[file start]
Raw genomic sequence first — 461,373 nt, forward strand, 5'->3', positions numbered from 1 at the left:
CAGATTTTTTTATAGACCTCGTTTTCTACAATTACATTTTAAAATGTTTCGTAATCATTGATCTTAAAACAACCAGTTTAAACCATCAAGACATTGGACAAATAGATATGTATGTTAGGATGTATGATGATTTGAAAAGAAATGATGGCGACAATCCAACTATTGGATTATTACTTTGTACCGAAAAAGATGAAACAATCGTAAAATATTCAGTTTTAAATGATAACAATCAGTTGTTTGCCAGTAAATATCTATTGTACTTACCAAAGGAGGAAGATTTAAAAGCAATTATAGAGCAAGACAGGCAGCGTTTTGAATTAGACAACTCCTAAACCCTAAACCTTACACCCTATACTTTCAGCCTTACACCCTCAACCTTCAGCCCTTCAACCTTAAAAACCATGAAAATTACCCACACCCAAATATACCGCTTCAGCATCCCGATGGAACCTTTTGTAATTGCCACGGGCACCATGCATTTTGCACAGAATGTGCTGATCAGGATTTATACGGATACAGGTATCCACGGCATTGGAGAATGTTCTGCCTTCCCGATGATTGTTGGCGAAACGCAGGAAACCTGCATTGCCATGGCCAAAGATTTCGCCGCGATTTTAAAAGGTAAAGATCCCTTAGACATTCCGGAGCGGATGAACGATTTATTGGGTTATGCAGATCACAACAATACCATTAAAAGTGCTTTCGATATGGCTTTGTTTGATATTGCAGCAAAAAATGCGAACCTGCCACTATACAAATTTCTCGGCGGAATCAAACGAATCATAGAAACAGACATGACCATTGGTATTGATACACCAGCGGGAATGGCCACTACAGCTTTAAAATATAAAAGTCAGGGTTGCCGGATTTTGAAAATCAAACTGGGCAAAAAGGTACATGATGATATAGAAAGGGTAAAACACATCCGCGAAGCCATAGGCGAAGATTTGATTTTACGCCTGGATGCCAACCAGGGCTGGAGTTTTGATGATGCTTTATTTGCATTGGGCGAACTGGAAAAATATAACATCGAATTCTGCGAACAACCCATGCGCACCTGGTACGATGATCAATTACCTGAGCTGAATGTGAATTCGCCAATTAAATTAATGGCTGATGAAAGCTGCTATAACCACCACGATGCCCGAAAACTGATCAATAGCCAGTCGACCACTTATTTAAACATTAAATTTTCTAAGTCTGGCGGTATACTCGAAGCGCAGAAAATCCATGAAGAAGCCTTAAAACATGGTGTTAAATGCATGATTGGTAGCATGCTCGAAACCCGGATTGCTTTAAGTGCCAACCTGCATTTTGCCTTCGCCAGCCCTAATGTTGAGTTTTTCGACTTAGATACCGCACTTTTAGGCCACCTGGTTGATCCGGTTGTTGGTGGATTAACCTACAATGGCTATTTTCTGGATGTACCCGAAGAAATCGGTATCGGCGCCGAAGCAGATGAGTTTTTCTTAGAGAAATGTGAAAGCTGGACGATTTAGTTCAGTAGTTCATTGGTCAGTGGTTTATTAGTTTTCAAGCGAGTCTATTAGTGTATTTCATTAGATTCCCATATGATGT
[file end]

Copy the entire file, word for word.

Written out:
Raw genomic sequence first — 461,373 nt, forward strand, 5'->3', positions numbered from 1 at the left:
CAGATTTTTTTATAGACCTCGTTTTCTACAATTACATTTTAAAATGTTTCGTAATCATTGATCTTAAAACAACCAGTTTAAACCATCAAGACATTGGACAAATAGATATGTATGTTAGGATGTATGATGATTTGAAAAGAAATGATGGCGACAATCCAACTATTGGATTATTACTTTGTACCGAAAAAGATGAAACAATCGTAAAATATTCAGTTTTAAATGATAACAATCAGTTGTTTGCCAGTAAATATCTATTGTACTTACCAAAGGAGGAAGATTTAAAAGCAATTATAGAGCAAGACAGGCAGCGTTTTGAATTAGACAACTCCTAAACCCTAAACCTTACACCCTATACTTTCAGCCTTACACCCTCAACCTTCAGCCCTTCAACCTTAAAAACCATGAAAATTACCCACACCCAAATATACCGCTTCAGCATCCCGATGGAACCTTTTGTAATTGCCACGGGCACCATGCATTTTGCACAGAATGTGCTGATCAGGATTTATACGGATACAGGTATCCACGGCATTGGAGAATGTTCTGCCTTCCCGATGATTGTTGGCGAAACGCAGGAAACCTGCATTGCCATGGCCAAAGATTTCGCCGCGATTTTAAAAGGTAAAGATCCCTTAGACATTCCGGAGCGGATGAACGATTTATTGGGTTATGCAGATCACAACAATACCATTAAAAGTGCTTTCGATATGGCTTTGTTTGATATTGCAGCAAAAAATGCGAACCTGCCACTATACAAATTTCTCGGCGGAATCAAACGAATCATAGAAACAGACATGACCATTGGTATTGATACACCAGCGGGAATGGCCACTACAGCTTTAAAATATAAAAGTCAGGGTTGCCGGATTTTGAAAATCAAACTGGGCAAAAAGGTACATGATGATATAGAAAGGGTAAAACACATCCGCGAAGCCATAGGCGAAGATTTGATTTTACGCCTGGATGCCAACCAGGGCTGGAGTTTTGATGATGCTTTATTTGCATTGGGCGAACTGGAAAAATATAACATCGAATTCTGCGAACAACCCATGCGCACCTGGTACGATGATCAATTACCTGAGCTGAATGTGAATTCGCCAATTAAATTAATGGCTGATGAAAGCTGCTATAACCACCACGATGCCCGAAAACTGATCAATAGCCAGTCGACCACTTATTTAAACATTAAATTTTCTAAGTCTGGCGGTATACTCGAAGCGCAGAAAATCCATGAAGAAGCCTTAAAACATGGTGTTAAATGCATGATTGGTAGCATGCTCGAAACCCGGATTGCTTTAAGTGCCAACCTGCATTTTGCCTTCGCCAGCCCTAATGTTGAGTTTTTCGACTTAGATACCGCACTTTTAGGCCACCTGGTTGATCCGGTTGTTGGTGGATTAACCTACAATGGCTATTTTCTGGATGTACCCGAAGAAATCGGTATCGGCGCCGAAGCAGATGAGTTTTTCTTAGAGAAATGTGAAAGCTGGACGATTTAGTTCAGTAGTTCATTGGTCAGTGGTTTATTAGTTTTCAAGCGAGTCTATTAGTGTATTTCATTAGATTCCCATATGATGT